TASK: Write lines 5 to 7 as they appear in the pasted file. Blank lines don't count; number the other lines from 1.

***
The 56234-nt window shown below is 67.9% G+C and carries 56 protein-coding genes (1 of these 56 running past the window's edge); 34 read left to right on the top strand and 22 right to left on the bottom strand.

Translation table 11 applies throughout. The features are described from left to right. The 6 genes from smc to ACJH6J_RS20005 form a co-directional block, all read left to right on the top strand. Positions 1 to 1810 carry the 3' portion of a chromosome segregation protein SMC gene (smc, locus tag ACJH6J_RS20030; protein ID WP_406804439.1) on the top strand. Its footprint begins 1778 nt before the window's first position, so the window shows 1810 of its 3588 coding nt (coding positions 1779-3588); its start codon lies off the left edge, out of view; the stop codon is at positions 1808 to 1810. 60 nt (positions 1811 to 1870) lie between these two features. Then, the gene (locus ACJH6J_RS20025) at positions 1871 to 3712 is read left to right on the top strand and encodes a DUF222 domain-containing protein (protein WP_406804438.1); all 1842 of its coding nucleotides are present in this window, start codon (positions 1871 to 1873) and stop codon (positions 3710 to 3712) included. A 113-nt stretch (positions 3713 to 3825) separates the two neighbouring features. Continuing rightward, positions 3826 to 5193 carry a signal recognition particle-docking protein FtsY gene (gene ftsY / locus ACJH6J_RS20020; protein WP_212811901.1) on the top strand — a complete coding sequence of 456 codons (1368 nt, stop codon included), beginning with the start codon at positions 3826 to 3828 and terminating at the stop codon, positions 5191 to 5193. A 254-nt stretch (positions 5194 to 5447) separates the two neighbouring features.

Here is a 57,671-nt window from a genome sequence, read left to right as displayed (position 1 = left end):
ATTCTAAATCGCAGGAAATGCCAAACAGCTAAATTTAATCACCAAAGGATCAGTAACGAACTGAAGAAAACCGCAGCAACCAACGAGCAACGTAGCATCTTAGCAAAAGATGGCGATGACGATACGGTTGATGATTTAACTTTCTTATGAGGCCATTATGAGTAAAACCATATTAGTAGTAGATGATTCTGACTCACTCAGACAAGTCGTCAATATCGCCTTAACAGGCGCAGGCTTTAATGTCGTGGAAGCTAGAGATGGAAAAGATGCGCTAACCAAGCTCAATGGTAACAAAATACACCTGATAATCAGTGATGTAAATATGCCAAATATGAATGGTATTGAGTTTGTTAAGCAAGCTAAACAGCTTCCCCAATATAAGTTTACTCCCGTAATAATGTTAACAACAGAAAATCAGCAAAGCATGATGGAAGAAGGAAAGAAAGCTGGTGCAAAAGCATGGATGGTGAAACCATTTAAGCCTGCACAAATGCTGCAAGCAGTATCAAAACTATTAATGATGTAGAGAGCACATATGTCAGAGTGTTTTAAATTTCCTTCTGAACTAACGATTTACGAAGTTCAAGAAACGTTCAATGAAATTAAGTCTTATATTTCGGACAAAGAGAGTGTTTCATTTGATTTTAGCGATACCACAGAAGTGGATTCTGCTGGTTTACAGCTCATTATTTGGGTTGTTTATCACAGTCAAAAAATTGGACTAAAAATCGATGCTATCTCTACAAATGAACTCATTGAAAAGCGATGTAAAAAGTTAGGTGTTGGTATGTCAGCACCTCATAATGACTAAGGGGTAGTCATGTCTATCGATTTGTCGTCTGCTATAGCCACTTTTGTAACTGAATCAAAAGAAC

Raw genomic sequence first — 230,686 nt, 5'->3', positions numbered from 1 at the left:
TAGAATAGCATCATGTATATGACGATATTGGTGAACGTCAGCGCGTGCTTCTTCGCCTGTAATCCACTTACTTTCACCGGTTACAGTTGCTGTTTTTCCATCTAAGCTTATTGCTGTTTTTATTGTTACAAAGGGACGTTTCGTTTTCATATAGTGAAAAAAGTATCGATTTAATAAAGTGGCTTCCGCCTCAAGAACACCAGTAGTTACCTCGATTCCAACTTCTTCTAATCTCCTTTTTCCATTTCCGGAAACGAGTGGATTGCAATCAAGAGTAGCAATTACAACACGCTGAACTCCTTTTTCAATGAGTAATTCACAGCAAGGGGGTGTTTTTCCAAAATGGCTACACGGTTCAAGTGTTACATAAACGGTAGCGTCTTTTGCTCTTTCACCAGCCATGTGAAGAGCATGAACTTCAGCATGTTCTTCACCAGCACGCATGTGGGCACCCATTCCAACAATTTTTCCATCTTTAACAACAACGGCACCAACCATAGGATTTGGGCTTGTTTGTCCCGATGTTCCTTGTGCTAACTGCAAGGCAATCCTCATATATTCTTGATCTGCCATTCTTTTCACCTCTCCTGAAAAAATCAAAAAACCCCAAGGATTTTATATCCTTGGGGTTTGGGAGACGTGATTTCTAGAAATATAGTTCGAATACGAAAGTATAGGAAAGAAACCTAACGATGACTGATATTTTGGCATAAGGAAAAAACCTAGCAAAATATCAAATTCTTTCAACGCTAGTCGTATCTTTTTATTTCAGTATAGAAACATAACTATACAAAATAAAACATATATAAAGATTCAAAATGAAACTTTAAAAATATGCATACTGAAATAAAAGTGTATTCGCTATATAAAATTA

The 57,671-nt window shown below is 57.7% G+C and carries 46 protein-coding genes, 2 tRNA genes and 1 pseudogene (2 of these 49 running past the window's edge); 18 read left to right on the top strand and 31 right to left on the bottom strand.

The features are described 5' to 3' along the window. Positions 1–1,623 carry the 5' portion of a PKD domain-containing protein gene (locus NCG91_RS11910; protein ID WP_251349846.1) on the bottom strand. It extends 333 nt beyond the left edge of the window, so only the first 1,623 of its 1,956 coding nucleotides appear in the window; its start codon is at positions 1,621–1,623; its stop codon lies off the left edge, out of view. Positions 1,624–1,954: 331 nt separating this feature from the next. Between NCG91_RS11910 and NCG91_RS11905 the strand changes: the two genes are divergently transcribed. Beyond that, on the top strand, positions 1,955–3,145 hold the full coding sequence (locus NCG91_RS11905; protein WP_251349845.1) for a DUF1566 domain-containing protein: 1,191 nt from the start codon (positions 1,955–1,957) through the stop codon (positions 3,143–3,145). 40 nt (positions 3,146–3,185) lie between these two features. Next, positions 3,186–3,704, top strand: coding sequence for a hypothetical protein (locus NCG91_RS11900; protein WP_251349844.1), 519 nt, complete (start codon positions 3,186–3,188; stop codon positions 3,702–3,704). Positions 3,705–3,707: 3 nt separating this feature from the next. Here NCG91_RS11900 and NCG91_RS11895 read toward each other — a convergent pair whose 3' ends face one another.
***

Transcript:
Raw genomic sequence first — 230,686 nt, 5'->3', positions numbered from 1 at the left:
TAGAATAGCATCATGTATATGACGATATTGGTGAACGTCAGCGCGTGCTTCTTCGCCTGTAATCCACTTACTTTCACCGGTTACAGTTGCTGTTTTTCCATCTAAGCTTATTGCTGTTTTTATTGTTACAAAGGGACGTTTCGTTTTCATATAGTGAAAAAAGTATCGATTTAATAAAGTGGCTTCCGCCTCAAGAACACCAGTAGTTACCTCGATTCCAACTTCTTCTAATCTCCTTTTTCCATTTCCGGAAACGAGTGGATTGCAATCAAGAGTAGCAATTACAACACGCTGAACTCCTTTTTCAATGAGTAATTCACAGCAAGGGGGTGTTTTTCCAAAATGGCTACACGGTTCAAGTGTTACATAAACGGTAGCGTCTTTTGCTCTTTCACCAGCCATGTGAAGAGCATGAACTTCAGCATGTTCTTCACCAGCACGCATGTGGGCACCCATTCCAACAATTTTTCCATCTTTAACAACAACGGCACCAACCATAGGATTTGGGCTTGTTTGTCCCGATGTTCCTTGTGCTAACTGCAAGGCAATCCTCATATATTCTTGATCTGCCATTCTTTTCACCTCTCCTGAAAAAATCAAAAAACCCCAAGGATTTTATATCCTTGGGGTTTGGGAGACGTGATTTCTAGAAATATAGTTCGAATACGAAAGTATAGGAAAGAAACCTAACGATGACTGATATTTTGGCATAAGGAAAAAACCTAGCAAAATATCAAATTCTTTCAACGCTAGTCGTATCTTTTTATTTCAGTATAGAAACATAACTATACAAAATAAAACATATATAAAGATTCAAAATGAAACTTTAAAAATATGCATACTGAAATAAAAGTGTATTCGCTATATAAAATTA

The 57,671-nt window shown below is 57.7% G+C and carries 46 protein-coding genes, 2 tRNA genes and 1 pseudogene (2 of these 49 running past the window's edge); 18 read left to right on the top strand and 31 right to left on the bottom strand.